Judicial Watch Files Freedom of Information Act Lawsuit Seeking Documents Cited in OIG Report
'[O]ne email exchange occurring shortly before Secretary Clinton joined the Department [of State] that demonstrated a reluctance to communicate the requirement [of printing and filing email records] to incoming staff.' – Office of Inspector General Report
Contact: Jill Farrell, Judicial Watch, 202-646-5172
WASHINGTON, Sept. 8, 2016 /Christian Newswire/ -- Judicial Watch announced today that it has filed a Freedom of Information Act (FOIA) lawsuit to obtain records regarding an email exchange that took place before former Secretary of State Hillary Clinton took office citing a "reluctance to communicate the requirement [of printing and filing email records] to incoming staff." The lawsuit was filed in the U.S. District Court for the District of Columbia (Judicial Watch v. U.S. Department of State (No. 1:16-cv-01592)).
The Judicial Watch lawsuit was filed on August 25, 2016, after the Department of State failed to comply with a June 7, 2016, FOIA request seeking access to the following:
- An email exchange mentioned on page 14 of an Office of Inspector General (OIG) report entitled "Office of the Secretary: Evaluation of Email Records Management and Cybersecurity Requirements."
- All records concerning, regarding the January 2009 memorandum from Undersecretary for Management Patrick F. Kennedy entitled "Memorandum for All Under Secretaries, Assistant Secretaries, Executive Directors and Post Management Officers: Preserving Electronically the Email of Senior Officials Upon Their Departure."
The Inspector General report evaluated the security of email records at the State Department and cybersecurity risks from any mishandling of those records. The report recorded the investigation of the email communication from every Secretary of State since Madeline Albright.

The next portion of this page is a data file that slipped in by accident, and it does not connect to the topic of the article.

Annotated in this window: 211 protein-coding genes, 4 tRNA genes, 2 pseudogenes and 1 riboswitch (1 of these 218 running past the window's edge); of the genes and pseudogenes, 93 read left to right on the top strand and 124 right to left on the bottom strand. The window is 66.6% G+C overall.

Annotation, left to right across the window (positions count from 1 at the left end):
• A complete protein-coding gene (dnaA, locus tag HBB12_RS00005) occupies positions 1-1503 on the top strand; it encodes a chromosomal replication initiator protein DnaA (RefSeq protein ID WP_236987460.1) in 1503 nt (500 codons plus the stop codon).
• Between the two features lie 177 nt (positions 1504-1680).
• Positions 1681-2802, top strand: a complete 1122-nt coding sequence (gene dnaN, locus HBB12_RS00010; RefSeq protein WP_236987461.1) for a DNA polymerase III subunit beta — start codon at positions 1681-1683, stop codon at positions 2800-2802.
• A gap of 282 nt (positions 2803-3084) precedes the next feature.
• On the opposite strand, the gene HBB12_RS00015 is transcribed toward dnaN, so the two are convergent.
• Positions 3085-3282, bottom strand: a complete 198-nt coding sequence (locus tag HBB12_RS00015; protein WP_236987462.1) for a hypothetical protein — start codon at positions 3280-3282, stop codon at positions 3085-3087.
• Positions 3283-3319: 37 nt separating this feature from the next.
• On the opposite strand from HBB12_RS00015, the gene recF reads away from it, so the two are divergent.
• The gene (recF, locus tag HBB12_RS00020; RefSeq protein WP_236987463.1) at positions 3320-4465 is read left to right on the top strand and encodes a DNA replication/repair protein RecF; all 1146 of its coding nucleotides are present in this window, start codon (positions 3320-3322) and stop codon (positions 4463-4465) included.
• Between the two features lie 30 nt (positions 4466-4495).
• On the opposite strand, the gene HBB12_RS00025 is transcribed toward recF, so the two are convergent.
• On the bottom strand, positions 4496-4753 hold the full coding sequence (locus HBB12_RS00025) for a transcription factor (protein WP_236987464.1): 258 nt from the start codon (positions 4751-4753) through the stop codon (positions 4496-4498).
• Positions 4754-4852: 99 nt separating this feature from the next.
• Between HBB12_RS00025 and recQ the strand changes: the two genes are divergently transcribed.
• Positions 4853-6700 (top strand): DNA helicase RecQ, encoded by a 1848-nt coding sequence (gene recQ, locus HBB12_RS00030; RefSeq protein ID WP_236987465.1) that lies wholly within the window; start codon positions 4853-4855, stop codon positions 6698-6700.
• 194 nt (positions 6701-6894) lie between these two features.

The email exchange of the report, as referenced in the lawsuit, stated: "OIG identified one email exchange occurring shortly before Secretary Clinton joined the Department [of State] that demonstrated a reluctance to communicate the requirement [of printing and filing email records] to incoming staff." The State Department has not produced this email exchange.
The Inspector General report states that only three State Department officials relied exclusively on private email servers to conduct official business—Clinton being one of them. The report also states that other State Department employees were aware of Clinton's use of private email servers to conduct official Department business.
The report concludes with recommendations from various officials offering their suggestions about how to fix the State Department's flawed system of recording official email communiqué.
"The State Department has a duty to the American people to produce these records," said Judicial Watch President Tom Fitton. "This is further proof that the State Department is covering up for Hillary Clinton's deliberate decision to hide her emails from public scrutiny even before she assumed office."